The new Pixar movie has a clever premise. Lightyear is supposed to be the movie that Andy saw in 1995 that made him want the Buzz Lightyear toy he got in Toy Story. In the same way a kid might fixate on owning an Arnold from Terminator 2: Judgment Day (to name one example that is definitely me), Andy wanted a Buzz.

It’s a fun concept, but it’s also not quite as novel as it might appear. More than 20 years ago, Disney and Pixar collaborated on a direct-to-video film titled Buzz Lightyear of Star Command: The Adventure Begins. While Lightyear and Buzz Lightyear of Star Command do differ in some key ways — and Lightyear’s modern computer animation looks, well, lightyears better than Buzz Lightyear of Star Command’s 2D hand-drawn images — they share a surprising number of similarities in terms of plot, character, and that basic premise of a fictional movie that exists within the world of Toy Story.

Lightyear only briefly addresses its connection to Toy Story in a series of three short title cards that begin the film. (“In 1995, Andy got a toy. The toy was from his favorite movie. This is that movie.”) While the rest of Buzz Lightyear of Star Command: The Adventure Begins is comprised of cheap-looking hand-drawn animation, the film opens with a short prologue of 3D animation by Pixar. It features the Toy Story cast as they sit down to watch the movie we’re about to watch — Buzz Lightyear of Star Command.

The Little Green Army Men bring a VHS tape of “the new action-packed Buzz Lightyear movie” into Andy’s room, and Woody pops it into the VCR.

That brief sequence pretty much explains the differences between the two movies: One is big and lavish; it looks beautiful and it features big-name voice acting talent like Chris Evans. The other is a quickie cash-in VHS title that barely runs an hour and looks like junk (although it does at least feature the original Buzz, Tim Allen, as the voice of its Lightyear).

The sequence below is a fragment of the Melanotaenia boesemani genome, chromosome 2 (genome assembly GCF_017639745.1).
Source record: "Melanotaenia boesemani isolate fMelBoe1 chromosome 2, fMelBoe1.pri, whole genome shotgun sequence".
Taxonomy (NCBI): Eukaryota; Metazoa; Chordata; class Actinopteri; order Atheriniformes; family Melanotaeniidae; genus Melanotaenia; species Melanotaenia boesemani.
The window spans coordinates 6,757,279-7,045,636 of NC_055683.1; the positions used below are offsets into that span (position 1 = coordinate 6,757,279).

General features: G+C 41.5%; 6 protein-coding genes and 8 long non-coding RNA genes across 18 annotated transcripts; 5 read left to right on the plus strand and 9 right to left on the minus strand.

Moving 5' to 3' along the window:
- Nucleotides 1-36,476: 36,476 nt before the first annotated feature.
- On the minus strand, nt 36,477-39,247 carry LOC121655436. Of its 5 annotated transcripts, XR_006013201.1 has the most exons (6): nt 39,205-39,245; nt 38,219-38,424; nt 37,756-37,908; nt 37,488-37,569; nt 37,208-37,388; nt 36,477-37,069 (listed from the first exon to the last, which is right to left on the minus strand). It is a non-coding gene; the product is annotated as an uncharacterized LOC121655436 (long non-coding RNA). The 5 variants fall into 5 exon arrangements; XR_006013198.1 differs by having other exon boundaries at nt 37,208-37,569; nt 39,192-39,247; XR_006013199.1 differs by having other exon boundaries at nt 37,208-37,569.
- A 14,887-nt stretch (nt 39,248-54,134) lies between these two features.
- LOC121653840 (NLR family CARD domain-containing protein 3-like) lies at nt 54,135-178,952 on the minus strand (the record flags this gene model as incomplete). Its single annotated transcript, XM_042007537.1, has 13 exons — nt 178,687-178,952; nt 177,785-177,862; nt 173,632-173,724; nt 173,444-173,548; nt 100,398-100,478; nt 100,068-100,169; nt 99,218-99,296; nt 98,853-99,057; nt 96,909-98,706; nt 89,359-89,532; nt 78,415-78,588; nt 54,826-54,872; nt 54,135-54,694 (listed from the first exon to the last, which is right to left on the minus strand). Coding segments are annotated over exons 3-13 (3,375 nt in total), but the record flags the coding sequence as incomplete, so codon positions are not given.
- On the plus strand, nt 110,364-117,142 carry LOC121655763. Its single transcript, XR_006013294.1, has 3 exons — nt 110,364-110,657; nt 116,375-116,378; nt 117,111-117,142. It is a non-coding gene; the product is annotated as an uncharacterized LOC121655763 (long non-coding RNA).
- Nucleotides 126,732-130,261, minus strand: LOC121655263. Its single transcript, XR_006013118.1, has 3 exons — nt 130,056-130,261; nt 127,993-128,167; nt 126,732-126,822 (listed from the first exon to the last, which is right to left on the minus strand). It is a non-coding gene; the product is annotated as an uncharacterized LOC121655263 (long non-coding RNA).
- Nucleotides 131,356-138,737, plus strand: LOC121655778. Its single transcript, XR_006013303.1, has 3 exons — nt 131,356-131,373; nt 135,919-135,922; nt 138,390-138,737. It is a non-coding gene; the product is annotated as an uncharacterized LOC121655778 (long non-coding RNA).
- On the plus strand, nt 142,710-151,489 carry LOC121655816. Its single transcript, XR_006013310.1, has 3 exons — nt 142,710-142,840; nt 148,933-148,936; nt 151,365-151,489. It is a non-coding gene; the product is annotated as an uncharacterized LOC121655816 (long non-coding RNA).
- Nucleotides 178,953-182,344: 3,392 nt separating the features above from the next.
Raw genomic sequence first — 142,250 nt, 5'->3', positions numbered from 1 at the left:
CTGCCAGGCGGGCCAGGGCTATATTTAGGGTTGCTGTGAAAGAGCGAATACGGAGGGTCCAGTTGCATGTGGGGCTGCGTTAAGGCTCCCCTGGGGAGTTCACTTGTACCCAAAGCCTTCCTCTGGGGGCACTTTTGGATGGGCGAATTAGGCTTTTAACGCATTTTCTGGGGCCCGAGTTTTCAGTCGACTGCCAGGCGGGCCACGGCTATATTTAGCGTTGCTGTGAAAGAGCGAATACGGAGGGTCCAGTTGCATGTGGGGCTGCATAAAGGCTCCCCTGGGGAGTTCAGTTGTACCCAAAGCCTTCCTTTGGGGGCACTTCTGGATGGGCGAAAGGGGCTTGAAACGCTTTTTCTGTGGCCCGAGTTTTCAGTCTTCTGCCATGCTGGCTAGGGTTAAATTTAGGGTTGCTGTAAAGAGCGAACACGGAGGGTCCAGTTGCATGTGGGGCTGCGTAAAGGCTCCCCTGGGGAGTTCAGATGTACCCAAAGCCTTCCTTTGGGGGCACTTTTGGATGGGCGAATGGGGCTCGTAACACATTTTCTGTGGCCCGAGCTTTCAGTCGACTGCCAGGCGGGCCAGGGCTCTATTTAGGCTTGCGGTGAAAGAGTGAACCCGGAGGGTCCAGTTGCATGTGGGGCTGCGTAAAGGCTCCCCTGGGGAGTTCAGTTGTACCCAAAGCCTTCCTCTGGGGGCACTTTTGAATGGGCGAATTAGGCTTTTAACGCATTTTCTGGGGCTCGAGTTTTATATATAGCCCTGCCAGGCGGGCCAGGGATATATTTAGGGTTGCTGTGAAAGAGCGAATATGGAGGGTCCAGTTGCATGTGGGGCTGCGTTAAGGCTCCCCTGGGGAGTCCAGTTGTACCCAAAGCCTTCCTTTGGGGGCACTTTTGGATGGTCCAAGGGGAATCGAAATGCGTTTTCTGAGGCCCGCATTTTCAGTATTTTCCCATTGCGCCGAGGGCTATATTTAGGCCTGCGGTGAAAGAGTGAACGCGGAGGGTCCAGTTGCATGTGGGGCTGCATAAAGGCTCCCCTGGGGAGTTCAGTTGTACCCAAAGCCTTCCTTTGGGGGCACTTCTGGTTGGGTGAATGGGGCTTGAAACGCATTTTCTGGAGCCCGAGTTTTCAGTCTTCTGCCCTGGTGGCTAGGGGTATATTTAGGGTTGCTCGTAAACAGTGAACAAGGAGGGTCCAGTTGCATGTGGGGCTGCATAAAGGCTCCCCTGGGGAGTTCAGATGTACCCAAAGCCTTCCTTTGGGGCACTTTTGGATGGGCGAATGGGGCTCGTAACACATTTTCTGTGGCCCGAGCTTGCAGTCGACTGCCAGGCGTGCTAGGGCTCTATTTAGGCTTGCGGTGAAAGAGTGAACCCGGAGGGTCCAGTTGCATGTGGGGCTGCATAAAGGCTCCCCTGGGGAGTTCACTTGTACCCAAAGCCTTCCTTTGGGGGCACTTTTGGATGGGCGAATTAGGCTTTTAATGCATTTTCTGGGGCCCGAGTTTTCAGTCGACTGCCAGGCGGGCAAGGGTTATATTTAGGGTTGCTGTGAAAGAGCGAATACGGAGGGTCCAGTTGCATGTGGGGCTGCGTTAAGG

When you actually sit down and watch Buzz Lightyear of Star Command: The Adventure Continues — something I do not recommend you do, it’s not especially good — you see it shares a lot with the new Lightyear. I doubt the creators of Lightyear drew direct inspiration from Buzz Lightyear of Star Command. The odds are more likely they both drew their inspiration from the Buzz character in the first two Toy Story movies and arrived at parallel conclusions about the type of story they could tell, and the types of characters they should place around him. Still, the sheer number of similarities are a little eye-opening.

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The specifics vary but the basic plot lines are nearly identical. Buzz Lightyear is a loyal and dedicated Space Ranger protecting the galaxy as part of the peacekeeping force Star Command — who also prefers to solve problems on his own without assistant from anyone. When a mission goes wrong, Buzz blames himself, and then is infuriated when he is teamed up with a group of inexperienced misfits who do not live up to Buzz’s personal image of what a Space Ranger should be. While Lightyear initially hates his new partners, all of whom are wacky goofsters, he slowly comes to appreciate the value of friendship and teamwork, leading to a climactic triumph that cements the new group’s alliance.

Remember how much ridicule Chris Evans got on social media when he said that his Lightyear was “the origin story of the human Buzz Lightyear that the toy is based on? The ads for Buzz Lightyear of Star Command: The Adventure Begins went even further than he did! They claimed that their junky direct-to-video spinoff was, in fact, “the story of the real Buzz Lightyear.”

Yes, it’s the story of the real Buzz Lightyear. Did you know Buzz Lightyear was a historical figure? He was! Who else did you think protected us from Evil Emperor Zurg?

It gets even more specific than that. Buzz has exactly three sidekicks in each movie — including a robot whose antics serve as the primary source of comic relief. In both films he has the prickliest relationship with the female member of his team (Nicole Sullivan’s Princess Mira from the direct-to-video Buzz Lightyear and Keke Palmer’s Izzy in the big-screen Lightyear). There’s even a twist in the both movies that I will not spoil — but both are almost mirror images of one another.

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Again, I’m not accusing Pixar ripping off Buzz Lightyear of Star Command. But it is interesting to see how similar these two movies are — and to note that the Buzz Lightyear of Star Command movie is the only Toy Story movie or television special that’s not currently available on Disney+. Whether it’s a rights issue, or it’s not up to the company’s modern standards, it’s certainly a convenient omission. If you want to see a movie about the origin story of the human Buzz Lightyear that the toy is based on, you have to go watch Lightyear in the theater this weekend.

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